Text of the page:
discs header i declare war

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Discs Section: Pick of the Week

disc i declare warI Declare War

A group of pre-teen boys (and one girl), some friends and some not, gather for a game of war in the back woods. Using sticks, a simple set of rules, and their endless imagination, the battle grows to include M-16s, grenades, bazookas, and more, but while all of those are allowed things soon take a dark turn. Jealousy and insecurity fuel one boy’s rage to the point where the war stops being a game.

This Canadian import starts off like the perfect encapsulation of a day in the life of a twelve year old boy with its mix of physical activity and imagination-fueled violence. It becomes something more though as one of the boys begins to crack, and some of the kids enter a Lord of the Flies-like scenario built on fear and peer pressure. It’s a bit rough around the edges at times, particularly with some of the child actors, but it never lets go of its sense of fun.

[Blu-ray/DVD extras: Commentaries, featurettes, trailer]

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disc the attackThe Attack

Pitch: “Do you ever really know the one you love?” Not even if you only love yourself…

Amin Jaafari (Ali Suliman) is a well respected Arab surgeon living in Israel with his wife of over a decade, but his world comes crashing down when a terrorist attack in Tel Aviv leaves almost twenty people dead and his now deceased wife the prime suspect. Refusing to accept the accusation as fact he begins his own investigation into the life and death of the woman he thought he knew.

Co-writer/director Ziad Doueiri delivers a fascinating and deceptive film here as what at first glance appears to be a thriller about a terrorist attack instead becomes a wonderfully-acted drama about love, loss, and the lies we tell ourselves and our loved ones. There’s still some degree of suspense to be found here, but the core of the story is Jaafari’s journey towards the truth.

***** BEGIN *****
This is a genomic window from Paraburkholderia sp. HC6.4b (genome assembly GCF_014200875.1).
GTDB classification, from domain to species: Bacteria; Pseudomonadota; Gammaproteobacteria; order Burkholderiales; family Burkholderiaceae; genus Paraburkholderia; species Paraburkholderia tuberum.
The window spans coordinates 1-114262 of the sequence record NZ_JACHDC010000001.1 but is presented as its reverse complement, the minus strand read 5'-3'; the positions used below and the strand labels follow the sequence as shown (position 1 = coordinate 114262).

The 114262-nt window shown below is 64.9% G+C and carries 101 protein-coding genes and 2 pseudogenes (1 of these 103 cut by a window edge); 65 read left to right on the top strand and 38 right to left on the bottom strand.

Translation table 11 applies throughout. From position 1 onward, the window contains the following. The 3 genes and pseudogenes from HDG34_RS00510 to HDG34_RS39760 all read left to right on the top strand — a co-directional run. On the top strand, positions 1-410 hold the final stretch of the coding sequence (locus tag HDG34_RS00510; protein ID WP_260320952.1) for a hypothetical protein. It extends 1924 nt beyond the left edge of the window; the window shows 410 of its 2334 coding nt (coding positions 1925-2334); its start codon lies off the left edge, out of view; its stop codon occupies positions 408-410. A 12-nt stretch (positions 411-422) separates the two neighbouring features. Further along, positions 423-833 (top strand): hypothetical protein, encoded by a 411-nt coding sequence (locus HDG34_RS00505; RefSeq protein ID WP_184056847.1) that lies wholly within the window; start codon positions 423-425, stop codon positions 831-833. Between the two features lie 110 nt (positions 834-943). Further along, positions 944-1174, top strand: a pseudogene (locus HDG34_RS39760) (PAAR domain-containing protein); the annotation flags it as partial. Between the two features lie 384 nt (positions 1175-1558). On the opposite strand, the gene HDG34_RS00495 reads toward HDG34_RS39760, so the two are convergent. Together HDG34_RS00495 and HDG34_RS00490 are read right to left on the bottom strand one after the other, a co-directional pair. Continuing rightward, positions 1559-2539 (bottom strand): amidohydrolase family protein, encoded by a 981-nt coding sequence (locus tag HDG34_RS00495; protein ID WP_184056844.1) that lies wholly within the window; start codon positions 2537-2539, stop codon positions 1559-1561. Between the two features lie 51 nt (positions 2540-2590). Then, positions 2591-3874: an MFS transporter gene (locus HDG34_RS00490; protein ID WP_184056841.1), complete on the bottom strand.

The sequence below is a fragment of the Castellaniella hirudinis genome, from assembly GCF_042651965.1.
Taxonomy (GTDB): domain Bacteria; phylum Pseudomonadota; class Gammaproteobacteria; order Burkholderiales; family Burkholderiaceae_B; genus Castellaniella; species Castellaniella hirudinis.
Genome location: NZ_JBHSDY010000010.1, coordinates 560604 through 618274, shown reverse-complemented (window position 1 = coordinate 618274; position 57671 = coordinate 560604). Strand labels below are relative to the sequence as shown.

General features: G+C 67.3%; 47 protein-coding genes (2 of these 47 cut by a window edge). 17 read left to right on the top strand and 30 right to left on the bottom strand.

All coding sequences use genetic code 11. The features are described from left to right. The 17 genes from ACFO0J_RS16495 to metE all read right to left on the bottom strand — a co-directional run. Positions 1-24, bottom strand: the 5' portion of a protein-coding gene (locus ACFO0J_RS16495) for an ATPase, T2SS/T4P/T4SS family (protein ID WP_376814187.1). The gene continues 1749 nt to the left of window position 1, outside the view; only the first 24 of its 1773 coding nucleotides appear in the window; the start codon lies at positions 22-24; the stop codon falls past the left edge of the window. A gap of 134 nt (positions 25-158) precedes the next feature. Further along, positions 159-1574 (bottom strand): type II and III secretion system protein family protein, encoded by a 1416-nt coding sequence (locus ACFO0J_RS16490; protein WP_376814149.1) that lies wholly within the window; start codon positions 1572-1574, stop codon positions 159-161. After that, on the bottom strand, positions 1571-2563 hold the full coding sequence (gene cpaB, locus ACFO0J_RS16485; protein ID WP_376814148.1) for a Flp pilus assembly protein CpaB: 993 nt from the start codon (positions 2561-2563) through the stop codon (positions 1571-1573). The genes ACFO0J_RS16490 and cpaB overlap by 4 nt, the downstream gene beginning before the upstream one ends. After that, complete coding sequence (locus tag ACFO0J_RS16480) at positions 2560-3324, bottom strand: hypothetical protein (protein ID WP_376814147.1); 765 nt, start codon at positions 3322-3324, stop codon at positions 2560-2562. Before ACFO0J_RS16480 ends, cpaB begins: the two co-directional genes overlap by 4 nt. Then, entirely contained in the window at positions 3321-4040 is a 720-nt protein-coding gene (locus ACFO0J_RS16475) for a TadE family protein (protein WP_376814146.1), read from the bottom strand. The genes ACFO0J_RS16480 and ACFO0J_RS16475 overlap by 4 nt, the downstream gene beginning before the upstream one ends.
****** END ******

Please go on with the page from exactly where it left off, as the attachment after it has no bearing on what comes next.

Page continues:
[Blu-ray/DVD extras: Interview, photo gallery, trailer]

disc blackfishBlackfish

Pitch: “Never capture what you can’t control.” Especially if it outweighs you considerably…

Tilikum is a killer whale in the SeaWorld family of captive orcas, but unlike any whale in the wild and most of the others in captivity he’s also been directly associated with a handful of human fatalities. This documentary takes a look at Tilikum’s history in particular and SeaWorld’s in general, and it reaches what should be a fairly obvious conclusion.

It’s a no-brainer that orcas shouldn’t be in captivity, let alone used in entertainment shows where they’re ridden and trained to use props, but this doc goes below the surface to explore Tilikum’s life and the actions of the water park that put him and other whales through such hell. Beyond being sad and frustrating though, the film is a harrowing experience thanks to videos of several incidents.

[Blu-ray/DVD extras: Featurettes, commentary]

disc city lightsCity Lights (Criterion)

Pitch: This heartwarming Chaplin classic includes (to my surprise) the funniest suicide attempt ever committed to film…

By 1931, talkies had been established in Depression-era Hollywood as the exclusive way to “watch” movies. But Charlie Chaplin preferred instead to continue exploring the wide-ranging possibilities of silent comedy from exercising his signature exaggerated gestures to journeying through a profoundly humanist path to pathos without uttering a word. The result was one of Chaplin’s biggest successes and perhaps the most widely beloved achievement of his career. There’s a reason Chaplin famously referred to this film as the one that he’d most like to be known for.